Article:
Wednesday, November 22, 2006

Harper: Québec a "nation within a united Canada"

It was quite a political shock, but Stephen Harper -- with backing from Bill Graham and Jack Layton -- introduced a resolution to declare that Québecois are a nation within a united Canada. This was quite deliberate, to undercut a resolution from Gilles Duceppe, the separatist leader in Ottawa, that Québec is a nation, period.

It seems to me that Harper has backed himself into a corner these last few weeks. Not only does he had to explain why he has chucked out the autonomy of MPs to a level of party discipline not seen in years, but also why he betrayed the oil patch with his government's announcements on income trusts. He was rapidly heading for a no-confidence vote and there's no doubt it would have passed -- whether it was a straight up motion or the vote on the Ways and Means Motion dealing with tomorrow's economic statement.

I don't think any of the federalist parties are actually ready for an election -- they need at least until the spring to get organized in a meaningful fashion. So I think what happened today is really a way of buying Steve, Jack and whoever wins the Liberal leadership next week time; time to get ready for what promises to be an even nastier round of hustings than the last one. Two things are pretty obvious to me from this: One, the Cons and the other federalist parties want the Bloc off the political map once and for all and return Parliament to an all-federalist institution. Two, Harper wants a showdown with Michael Ignatieff, who has been pushing the nationhood idea for Québec the most aggressively; so much so that the main contenders for the leadership actually had to sit down this morning to come up with a compromise position.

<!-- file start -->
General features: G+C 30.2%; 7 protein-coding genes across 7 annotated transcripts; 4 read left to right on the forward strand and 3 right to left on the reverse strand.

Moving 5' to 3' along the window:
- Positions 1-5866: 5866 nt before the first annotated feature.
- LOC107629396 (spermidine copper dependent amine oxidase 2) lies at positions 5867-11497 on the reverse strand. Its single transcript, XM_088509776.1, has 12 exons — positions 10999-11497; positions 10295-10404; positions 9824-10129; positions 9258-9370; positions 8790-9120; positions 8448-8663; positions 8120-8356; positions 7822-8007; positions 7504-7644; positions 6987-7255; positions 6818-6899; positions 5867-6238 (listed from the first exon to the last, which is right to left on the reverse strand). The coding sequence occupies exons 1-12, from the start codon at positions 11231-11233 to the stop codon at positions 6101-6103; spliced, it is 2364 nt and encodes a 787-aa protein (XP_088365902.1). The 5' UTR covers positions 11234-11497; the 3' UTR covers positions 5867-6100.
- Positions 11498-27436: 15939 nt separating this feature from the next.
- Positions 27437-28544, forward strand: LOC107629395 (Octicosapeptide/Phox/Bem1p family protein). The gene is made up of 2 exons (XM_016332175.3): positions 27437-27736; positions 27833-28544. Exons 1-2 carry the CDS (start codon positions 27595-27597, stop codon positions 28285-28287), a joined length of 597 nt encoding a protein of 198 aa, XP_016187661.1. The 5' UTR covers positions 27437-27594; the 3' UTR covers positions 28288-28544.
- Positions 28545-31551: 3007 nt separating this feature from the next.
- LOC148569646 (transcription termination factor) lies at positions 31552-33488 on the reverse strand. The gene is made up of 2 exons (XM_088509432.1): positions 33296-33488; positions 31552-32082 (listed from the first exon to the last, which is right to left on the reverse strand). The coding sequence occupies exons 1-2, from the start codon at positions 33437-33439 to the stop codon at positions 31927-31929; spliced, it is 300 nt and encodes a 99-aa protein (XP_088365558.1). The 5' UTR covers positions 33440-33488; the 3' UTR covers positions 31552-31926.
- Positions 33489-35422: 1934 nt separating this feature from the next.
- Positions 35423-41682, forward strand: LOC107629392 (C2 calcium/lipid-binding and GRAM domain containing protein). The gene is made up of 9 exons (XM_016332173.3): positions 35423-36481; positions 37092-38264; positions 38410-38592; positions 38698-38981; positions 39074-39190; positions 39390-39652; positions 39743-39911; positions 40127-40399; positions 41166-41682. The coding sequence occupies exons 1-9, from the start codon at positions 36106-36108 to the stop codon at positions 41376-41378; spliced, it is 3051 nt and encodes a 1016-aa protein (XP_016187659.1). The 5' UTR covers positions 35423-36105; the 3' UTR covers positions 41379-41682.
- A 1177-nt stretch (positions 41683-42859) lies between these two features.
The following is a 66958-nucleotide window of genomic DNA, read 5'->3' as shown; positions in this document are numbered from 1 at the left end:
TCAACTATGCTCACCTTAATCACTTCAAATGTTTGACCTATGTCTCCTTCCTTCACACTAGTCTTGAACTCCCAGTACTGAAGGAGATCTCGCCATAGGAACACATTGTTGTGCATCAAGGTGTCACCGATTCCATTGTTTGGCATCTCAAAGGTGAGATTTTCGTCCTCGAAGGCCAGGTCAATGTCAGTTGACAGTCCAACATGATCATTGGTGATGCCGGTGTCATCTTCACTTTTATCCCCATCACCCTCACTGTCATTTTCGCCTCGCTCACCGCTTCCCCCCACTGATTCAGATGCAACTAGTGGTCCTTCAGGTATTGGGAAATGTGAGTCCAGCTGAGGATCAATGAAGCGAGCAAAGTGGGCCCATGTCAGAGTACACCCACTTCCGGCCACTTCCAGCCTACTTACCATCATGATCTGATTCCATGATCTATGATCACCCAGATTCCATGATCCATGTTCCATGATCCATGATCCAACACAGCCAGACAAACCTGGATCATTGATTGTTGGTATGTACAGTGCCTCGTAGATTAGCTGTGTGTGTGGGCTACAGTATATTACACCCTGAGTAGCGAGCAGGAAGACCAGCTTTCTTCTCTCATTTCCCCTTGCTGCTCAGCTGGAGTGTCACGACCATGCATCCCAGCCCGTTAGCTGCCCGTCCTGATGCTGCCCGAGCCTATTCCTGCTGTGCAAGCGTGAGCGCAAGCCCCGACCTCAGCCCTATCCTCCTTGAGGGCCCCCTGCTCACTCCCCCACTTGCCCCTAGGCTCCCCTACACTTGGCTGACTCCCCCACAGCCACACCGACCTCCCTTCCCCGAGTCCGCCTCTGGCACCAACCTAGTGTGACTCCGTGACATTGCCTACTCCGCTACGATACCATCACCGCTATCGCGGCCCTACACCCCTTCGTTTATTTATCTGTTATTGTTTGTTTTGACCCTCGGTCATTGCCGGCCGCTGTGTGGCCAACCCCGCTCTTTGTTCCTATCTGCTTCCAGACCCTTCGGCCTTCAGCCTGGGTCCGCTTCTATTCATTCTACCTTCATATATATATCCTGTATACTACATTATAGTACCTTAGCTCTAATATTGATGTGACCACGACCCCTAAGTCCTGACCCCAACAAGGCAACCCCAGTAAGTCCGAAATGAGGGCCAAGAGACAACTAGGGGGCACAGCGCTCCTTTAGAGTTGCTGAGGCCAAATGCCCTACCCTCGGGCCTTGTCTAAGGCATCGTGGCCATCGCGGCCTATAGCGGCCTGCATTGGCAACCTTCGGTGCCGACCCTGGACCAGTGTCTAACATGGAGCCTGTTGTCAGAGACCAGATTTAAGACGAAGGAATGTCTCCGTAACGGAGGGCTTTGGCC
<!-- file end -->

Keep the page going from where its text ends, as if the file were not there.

What is less clear is how it will play out with the people. Since the resolution has no more binding effect than the Nickle Resolution which supposedly prohibits Canadians from accepting honours from Great Britain, people in Québec will probably just give it a shrug and say, "Well, at least they realize what we have been all along," but it probably won't change the dynamic that much in provincal politics. Out West, however, where the Conservatives have their base and are actually "in" after saying for years they wanted "in," they're probably going to ask: "Is this the same Stephen Harper who fought so hard against Meech Lake and Charlottetown? Why has he suddenly become like the old boys, and so fast?"

I wrote a few weeks ago that it was my feeling that all French Canadians, regardless of the province they live in, were the real nation within Canada. But I figure, it probably won't do much harm to just state the obvious here. If the Scots are a nation within the UK, the Basques a nation within Spain, and the Tartars a nation within Russia, then what makes Québec not a nation within Canada? If it undercuts separatism, it's a good thing.

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